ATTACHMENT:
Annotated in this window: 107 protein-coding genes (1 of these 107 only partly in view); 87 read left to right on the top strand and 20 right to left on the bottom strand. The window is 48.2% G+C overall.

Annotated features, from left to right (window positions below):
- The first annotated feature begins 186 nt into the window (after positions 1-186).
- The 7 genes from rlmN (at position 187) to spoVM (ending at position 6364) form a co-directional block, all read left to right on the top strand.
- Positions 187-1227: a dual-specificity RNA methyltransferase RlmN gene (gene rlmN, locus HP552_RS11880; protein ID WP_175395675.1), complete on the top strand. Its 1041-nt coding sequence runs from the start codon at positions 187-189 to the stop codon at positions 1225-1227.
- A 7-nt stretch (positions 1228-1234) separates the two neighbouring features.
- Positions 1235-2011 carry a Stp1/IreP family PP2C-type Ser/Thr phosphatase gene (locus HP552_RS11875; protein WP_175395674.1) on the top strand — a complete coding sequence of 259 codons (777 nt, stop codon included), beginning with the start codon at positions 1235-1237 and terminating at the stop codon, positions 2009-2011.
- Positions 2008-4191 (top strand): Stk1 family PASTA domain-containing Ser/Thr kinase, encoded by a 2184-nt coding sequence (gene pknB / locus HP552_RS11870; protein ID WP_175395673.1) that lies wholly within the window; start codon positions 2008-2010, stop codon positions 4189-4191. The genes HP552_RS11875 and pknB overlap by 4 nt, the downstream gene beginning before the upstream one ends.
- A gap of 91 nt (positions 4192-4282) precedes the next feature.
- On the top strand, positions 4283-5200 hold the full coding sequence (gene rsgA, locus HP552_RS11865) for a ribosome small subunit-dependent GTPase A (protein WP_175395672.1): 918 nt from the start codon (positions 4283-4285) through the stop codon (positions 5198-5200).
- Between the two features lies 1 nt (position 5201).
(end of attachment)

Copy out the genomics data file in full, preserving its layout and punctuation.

Annotated in this window: 107 protein-coding genes (1 of these 107 only partly in view); 87 read left to right on the top strand and 20 right to left on the bottom strand. The window is 48.2% G+C overall.

Annotated features, from left to right (window positions below):
- The first annotated feature begins 186 nt into the window (after positions 1-186).
- The 7 genes from rlmN (at position 187) to spoVM (ending at position 6364) form a co-directional block, all read left to right on the top strand.
- Positions 187-1227: a dual-specificity RNA methyltransferase RlmN gene (gene rlmN, locus HP552_RS11880; protein ID WP_175395675.1), complete on the top strand. Its 1041-nt coding sequence runs from the start codon at positions 187-189 to the stop codon at positions 1225-1227.
- A 7-nt stretch (positions 1228-1234) separates the two neighbouring features.
- Positions 1235-2011 carry a Stp1/IreP family PP2C-type Ser/Thr phosphatase gene (locus HP552_RS11875; protein WP_175395674.1) on the top strand — a complete coding sequence of 259 codons (777 nt, stop codon included), beginning with the start codon at positions 1235-1237 and terminating at the stop codon, positions 2009-2011.
- Positions 2008-4191 (top strand): Stk1 family PASTA domain-containing Ser/Thr kinase, encoded by a 2184-nt coding sequence (gene pknB / locus HP552_RS11870; protein ID WP_175395673.1) that lies wholly within the window; start codon positions 2008-2010, stop codon positions 4189-4191. The genes HP552_RS11875 and pknB overlap by 4 nt, the downstream gene beginning before the upstream one ends.
- A gap of 91 nt (positions 4192-4282) precedes the next feature.
- On the top strand, positions 4283-5200 hold the full coding sequence (gene rsgA, locus HP552_RS11865) for a ribosome small subunit-dependent GTPase A (protein WP_175395672.1): 918 nt from the start codon (positions 4283-4285) through the stop codon (positions 5198-5200).
- Between the two features lies 1 nt (position 5201).